Letterbook 2

Father in law, Judge Higbee, and himself would go on a farm about 20 miles N, E  from this place. Some of the leading men have given us, (that is our people) an  invitation to settle in and about this place, many no doubt will stay here.
Brn, I hope that you will bear patiently the privations that you are  called to endure— the Lord will deliver in his own due time. Your letter  respecting the trade with Galland was not received here untill after our return  from his residence at the head of the shoals or rapids. If br Rigdon were not  here we might (after receiving your letter) come to a different conclusion respecting  that trade. There are some here that are sanguine that we ought to accept  trade with the Doctr. Bishop [Newel K.] Whitney and Knights [Vinson Knight] are not here, and have  not been here as I know of. Br [Isaac] Morley and [Titus] Billings have settled some  20 or 25 miles N of this place for the present. A Br Lee who lived near  Hawn’s Mill died on the opposite side of the river a few days since, Br Rigdon preached  his funeral sermon in the Courthouse.
It is a general time of health here, We greatly desire  to see you, and to have you enjoy your freedom. The Citizens here are willing  that we should enjoy the privileges guaranteed to all civil people without moles tation.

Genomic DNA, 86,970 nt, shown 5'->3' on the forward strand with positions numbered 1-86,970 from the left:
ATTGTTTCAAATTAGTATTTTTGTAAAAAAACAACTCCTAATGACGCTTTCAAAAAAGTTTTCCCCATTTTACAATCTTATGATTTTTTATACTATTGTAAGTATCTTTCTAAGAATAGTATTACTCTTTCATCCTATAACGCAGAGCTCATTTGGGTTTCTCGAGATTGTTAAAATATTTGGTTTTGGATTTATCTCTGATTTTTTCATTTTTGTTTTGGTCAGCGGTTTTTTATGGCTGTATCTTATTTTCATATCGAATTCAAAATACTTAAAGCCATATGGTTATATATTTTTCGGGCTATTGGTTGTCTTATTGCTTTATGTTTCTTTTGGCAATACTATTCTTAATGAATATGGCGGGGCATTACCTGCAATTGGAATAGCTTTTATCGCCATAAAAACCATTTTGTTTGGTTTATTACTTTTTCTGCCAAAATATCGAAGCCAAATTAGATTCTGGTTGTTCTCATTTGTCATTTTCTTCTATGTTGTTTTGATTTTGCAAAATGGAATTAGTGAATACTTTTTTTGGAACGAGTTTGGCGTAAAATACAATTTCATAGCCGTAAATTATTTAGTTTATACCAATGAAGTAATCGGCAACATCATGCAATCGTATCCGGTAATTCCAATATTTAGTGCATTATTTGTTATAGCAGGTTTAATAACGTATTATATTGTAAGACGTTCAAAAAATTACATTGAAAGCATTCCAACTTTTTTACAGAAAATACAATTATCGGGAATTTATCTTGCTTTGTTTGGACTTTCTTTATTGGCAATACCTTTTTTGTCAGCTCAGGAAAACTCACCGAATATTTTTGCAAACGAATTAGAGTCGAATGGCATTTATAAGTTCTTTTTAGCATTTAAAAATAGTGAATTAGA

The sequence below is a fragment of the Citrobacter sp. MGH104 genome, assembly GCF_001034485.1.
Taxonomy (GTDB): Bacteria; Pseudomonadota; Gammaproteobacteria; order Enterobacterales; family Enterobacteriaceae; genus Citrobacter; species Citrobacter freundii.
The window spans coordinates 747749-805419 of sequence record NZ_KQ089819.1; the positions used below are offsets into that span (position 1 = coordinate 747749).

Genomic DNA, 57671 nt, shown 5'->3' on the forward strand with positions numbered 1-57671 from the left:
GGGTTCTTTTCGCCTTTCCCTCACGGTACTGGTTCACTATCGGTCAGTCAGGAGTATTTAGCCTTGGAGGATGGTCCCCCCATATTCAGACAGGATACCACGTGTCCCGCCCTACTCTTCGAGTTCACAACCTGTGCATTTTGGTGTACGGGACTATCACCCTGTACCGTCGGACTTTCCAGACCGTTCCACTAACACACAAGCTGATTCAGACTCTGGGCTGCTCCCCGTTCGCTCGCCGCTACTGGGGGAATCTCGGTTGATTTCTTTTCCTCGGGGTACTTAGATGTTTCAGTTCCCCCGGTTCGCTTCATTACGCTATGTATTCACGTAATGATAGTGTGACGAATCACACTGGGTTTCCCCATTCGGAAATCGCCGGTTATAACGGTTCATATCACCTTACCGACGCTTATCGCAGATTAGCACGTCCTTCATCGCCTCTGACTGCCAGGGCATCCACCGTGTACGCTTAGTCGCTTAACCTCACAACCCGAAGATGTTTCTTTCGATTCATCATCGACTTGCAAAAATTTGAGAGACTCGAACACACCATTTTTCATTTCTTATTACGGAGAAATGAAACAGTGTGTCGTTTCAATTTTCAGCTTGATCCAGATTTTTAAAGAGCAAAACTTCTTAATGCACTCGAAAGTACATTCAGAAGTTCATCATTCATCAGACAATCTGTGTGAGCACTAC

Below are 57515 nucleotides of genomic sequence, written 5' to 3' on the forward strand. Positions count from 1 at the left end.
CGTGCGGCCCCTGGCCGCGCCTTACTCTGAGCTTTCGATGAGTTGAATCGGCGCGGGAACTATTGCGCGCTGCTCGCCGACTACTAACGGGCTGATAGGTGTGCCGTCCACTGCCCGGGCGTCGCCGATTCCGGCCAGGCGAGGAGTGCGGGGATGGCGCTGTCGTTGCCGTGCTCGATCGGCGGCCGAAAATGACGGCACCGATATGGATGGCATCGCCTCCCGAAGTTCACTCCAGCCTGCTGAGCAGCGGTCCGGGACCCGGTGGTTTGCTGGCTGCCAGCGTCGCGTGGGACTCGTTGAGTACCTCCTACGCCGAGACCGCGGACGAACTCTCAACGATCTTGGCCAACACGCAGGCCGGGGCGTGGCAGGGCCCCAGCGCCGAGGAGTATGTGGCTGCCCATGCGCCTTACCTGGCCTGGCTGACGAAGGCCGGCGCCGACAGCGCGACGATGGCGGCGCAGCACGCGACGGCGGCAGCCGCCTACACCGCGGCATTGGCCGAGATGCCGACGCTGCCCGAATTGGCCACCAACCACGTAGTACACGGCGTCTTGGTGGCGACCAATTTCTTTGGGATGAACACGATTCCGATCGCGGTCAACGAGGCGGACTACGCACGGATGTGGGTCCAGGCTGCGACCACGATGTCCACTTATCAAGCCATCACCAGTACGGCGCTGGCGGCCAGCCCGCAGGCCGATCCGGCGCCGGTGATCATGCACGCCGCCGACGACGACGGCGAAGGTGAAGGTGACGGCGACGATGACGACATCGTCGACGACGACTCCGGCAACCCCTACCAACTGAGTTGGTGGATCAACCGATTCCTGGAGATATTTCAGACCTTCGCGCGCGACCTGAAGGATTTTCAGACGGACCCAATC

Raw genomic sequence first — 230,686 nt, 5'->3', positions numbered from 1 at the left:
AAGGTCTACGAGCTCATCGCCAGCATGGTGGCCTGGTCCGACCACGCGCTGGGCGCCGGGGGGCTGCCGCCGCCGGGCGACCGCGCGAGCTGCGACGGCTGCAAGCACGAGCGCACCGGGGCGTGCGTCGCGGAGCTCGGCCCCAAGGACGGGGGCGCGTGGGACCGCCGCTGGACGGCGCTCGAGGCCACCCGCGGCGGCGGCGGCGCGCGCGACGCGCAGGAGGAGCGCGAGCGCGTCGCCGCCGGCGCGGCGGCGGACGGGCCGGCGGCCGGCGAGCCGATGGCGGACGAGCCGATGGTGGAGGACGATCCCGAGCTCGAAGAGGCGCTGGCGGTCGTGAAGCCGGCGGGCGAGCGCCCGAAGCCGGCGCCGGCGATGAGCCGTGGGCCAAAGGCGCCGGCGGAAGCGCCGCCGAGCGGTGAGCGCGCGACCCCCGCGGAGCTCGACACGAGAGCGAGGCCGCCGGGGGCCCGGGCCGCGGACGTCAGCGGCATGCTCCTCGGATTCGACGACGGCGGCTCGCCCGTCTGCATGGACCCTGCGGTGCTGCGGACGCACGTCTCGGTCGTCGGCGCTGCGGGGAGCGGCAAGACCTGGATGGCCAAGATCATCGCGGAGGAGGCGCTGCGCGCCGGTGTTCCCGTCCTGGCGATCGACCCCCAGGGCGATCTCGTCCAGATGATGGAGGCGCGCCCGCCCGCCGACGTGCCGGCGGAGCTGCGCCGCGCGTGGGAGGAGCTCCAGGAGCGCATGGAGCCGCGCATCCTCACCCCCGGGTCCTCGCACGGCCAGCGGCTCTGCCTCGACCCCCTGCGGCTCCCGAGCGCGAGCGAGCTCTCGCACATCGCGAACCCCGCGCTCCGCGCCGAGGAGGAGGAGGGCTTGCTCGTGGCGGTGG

I remain your brother in the Lord.
To Joseph Smith Junr and others)
confined in Liberty Jael.)

Sidney Rigdon to JS and Others • 10 April 1839

Quincy Ill, April 10th 1839
To the Saints in prison, Greeting.
In the midst of a crowd of business I haste to send a few  lines by the hand of Br Mace our Messenger.
We wish you to know that our  friendship is unabating and our exertions for your delivery, and that of the Church  unceasing. For this purpose we have laboured to secure the friendship of the  Governor of this State with all the principal men in this place. In this we have  succeeded beyond our highest anticipations. Governor [Thomas] Carland Carlin assured us last  evening, that he would lay our case before the Legislature of this State and have the  action of that body upon it; and he would use all his influence to have an action [p. 4]
Letterbook 2, [1839–ca. summer 1843]; handwriting of Howard Coray, James Mulholland, Robert B. Thompson, Willard Richards, John Fullmer, William Clayton, and George Walker; 238 leaves, 245 pages of letters, plus 26 pages of index and 83 pages of company records for Rigdon, Smith, & Co.; JS Collection, CHL.
Note: This book was originally used as a ledger, then turned over and repurposed as a letterbook. The ledger portion will be posted on this website at a later date.